Combustion of coal has led to increase in premature mortality rate in India: Report

By: |
November 15, 2021 10:26 PM

The Indian Council of Medical Research (ICMR) has partnered with the Lancet Countdown on Health and Climate Change to put forward the policy brief for India in 2021.

coal india

The combustion of coal, mainly in power plants followed by industrial and household settings, has resulted in an increase in the premature mortality rate in India and it needs to phase down from coal as its main source of energy and invest more on renewable and cleaner sources, according to the policy recommendations in “The Lancet Countdown on Health and Climate Change” report. Also, air pollution has been recognised as a major determinant for negative health outcomes in India.

Therefore, there is an urgent need to establish regulatory frameworks pertaining to the control of air pollution at the source of its generation such as industrial emissions, construction sites, vehicle exhaust etc., according to the recommendations mentioned in “The Lancet Countdown on Health and Climate Change — Policy brief for India 2021”. It is also necessary to ensure the effective implementation of these regulatory measures.

The Indian Council of Medical Research (ICMR) has partnered with the Lancet Countdown on Health and Climate Change to put forward the policy brief for India in 2021. The report highlights how climate change affects health and the need for a timely and robust response for addressing the same, the apex health research body said.

Since 46 per cent of all agricultural emissions in India are contributed by ruminants such as goats, sheep and cattle, the policy brief recommended that the country needs to move away from the traditional animal husbandry practices and invest in newer technologies that will improve animal breeding and rearing practices, use of good livestock feeds and implement proper manure management, all of which will contribute to the reduction of greenhouse gas (GHG) emissions.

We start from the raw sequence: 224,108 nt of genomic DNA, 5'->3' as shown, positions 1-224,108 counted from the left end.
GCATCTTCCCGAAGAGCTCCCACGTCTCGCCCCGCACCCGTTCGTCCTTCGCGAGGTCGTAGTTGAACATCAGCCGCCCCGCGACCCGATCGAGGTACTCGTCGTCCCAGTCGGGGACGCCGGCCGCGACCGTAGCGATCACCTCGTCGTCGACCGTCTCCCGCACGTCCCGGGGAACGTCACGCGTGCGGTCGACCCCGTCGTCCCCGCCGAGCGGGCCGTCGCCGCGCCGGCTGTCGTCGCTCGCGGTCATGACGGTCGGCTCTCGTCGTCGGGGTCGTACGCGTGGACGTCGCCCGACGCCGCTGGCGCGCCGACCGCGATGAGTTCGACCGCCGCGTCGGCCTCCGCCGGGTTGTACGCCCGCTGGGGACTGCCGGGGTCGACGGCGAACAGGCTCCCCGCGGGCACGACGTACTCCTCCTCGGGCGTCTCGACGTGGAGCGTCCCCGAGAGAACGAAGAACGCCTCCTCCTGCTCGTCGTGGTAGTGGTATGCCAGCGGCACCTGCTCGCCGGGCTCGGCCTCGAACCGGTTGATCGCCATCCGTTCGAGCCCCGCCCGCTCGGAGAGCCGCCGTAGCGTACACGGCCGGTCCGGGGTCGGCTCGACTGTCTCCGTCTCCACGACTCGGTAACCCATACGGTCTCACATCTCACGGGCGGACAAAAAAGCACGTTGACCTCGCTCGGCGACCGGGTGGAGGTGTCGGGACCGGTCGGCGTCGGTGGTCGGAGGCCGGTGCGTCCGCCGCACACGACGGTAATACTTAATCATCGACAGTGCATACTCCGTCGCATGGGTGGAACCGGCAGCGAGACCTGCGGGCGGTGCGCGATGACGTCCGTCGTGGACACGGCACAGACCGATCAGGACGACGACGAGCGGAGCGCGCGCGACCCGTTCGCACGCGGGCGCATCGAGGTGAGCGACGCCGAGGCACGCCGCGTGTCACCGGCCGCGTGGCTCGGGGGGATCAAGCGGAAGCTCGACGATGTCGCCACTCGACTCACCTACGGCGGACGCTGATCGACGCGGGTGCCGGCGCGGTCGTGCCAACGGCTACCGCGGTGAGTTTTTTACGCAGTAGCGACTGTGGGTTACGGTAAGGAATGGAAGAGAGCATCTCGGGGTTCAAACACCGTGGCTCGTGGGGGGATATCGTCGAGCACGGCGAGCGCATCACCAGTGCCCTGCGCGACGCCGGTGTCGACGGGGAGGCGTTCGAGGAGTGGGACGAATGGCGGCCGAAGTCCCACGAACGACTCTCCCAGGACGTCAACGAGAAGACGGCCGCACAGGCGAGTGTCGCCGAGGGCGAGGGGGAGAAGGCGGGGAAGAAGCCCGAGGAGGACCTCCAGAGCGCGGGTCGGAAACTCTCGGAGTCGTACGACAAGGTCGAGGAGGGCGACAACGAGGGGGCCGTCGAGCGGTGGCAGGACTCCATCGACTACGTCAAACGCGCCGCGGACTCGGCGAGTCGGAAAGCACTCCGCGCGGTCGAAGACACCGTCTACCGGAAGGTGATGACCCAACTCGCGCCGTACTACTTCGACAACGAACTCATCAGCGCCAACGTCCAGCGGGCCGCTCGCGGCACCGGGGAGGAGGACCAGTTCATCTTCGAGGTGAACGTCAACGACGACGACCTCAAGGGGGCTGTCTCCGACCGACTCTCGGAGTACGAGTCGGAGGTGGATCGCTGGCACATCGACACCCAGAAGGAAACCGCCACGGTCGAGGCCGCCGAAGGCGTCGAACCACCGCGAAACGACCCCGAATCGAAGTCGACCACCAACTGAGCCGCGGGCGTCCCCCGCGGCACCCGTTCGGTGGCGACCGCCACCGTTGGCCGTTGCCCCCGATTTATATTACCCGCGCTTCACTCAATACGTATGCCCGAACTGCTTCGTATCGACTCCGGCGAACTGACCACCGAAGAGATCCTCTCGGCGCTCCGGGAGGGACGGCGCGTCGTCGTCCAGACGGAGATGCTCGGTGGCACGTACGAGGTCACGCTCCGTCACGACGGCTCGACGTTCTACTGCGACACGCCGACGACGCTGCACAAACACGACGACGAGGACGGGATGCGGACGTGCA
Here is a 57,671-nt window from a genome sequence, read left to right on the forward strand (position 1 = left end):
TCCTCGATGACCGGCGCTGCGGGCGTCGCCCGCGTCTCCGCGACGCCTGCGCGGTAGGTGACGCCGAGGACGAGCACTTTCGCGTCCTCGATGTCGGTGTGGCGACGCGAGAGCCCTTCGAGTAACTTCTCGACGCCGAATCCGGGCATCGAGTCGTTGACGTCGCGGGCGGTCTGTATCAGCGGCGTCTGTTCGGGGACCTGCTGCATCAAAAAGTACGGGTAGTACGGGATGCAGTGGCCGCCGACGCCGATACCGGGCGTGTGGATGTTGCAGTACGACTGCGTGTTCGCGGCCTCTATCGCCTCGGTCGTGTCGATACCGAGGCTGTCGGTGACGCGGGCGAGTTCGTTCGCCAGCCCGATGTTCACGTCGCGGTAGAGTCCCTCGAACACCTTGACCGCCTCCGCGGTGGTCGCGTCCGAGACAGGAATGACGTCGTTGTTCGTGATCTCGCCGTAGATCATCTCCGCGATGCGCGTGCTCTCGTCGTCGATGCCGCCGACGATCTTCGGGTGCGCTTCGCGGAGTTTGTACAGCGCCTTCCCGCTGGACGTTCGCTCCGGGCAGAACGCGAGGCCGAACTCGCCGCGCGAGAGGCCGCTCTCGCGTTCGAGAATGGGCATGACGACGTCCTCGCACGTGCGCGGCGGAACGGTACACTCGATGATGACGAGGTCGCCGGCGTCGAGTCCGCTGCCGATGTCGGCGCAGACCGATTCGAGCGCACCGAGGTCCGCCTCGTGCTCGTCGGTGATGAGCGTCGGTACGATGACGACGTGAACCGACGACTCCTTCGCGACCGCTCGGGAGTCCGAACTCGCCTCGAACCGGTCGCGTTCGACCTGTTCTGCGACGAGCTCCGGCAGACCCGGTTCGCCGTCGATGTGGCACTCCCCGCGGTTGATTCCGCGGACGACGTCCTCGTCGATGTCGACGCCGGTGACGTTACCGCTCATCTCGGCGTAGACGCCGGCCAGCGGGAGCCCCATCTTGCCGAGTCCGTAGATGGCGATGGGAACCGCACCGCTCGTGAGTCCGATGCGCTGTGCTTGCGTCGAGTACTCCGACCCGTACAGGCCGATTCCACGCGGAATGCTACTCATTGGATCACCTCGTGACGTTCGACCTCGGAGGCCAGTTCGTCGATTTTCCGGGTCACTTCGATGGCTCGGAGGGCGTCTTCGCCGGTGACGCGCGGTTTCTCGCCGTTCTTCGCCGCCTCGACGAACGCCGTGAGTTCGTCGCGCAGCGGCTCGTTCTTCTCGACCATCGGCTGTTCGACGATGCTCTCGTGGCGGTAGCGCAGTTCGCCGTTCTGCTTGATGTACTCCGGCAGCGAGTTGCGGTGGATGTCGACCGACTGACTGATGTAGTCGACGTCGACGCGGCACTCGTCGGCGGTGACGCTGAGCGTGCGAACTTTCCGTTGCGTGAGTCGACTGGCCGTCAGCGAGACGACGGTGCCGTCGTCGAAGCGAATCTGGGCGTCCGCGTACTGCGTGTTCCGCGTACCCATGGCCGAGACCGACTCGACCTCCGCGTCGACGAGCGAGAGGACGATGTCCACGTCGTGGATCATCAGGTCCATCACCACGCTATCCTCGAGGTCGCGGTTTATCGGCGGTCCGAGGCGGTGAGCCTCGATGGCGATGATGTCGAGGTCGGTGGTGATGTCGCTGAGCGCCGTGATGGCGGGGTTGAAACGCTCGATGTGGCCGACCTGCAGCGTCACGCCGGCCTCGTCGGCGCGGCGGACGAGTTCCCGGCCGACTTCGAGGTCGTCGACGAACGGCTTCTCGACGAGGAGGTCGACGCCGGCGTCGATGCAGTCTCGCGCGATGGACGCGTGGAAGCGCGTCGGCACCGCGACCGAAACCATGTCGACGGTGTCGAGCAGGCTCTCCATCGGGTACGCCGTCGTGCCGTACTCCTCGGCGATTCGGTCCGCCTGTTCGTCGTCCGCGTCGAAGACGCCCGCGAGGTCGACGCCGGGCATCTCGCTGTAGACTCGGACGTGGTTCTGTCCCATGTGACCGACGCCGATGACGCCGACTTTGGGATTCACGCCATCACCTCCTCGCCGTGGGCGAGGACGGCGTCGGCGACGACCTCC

“The combustion of coal, mainly in power plants followed by industrial and household settings, has resulted in an increase in premature mortality. Therefore, India needs to urgently wean away from coal as its main source of energy and needs to invest more on renewable, cleaner and sustainable sources such as solar, wind or hydro energy,” the recommendations stated.

Data from the 2021 global Lancet Countdown report shows that there has been a nine-per cent increase in the number of deaths related to coal-derived PM2.5 in India in 2019 compared to 2015. The country has shown great progress in achieving the implementation of the national health emergency framework under core capacity eight of the International Health Regulation (IHR). However, it still needs to further invest in infrastructure, human resources and relevant health systems capacities such as testing and surveillance systems.

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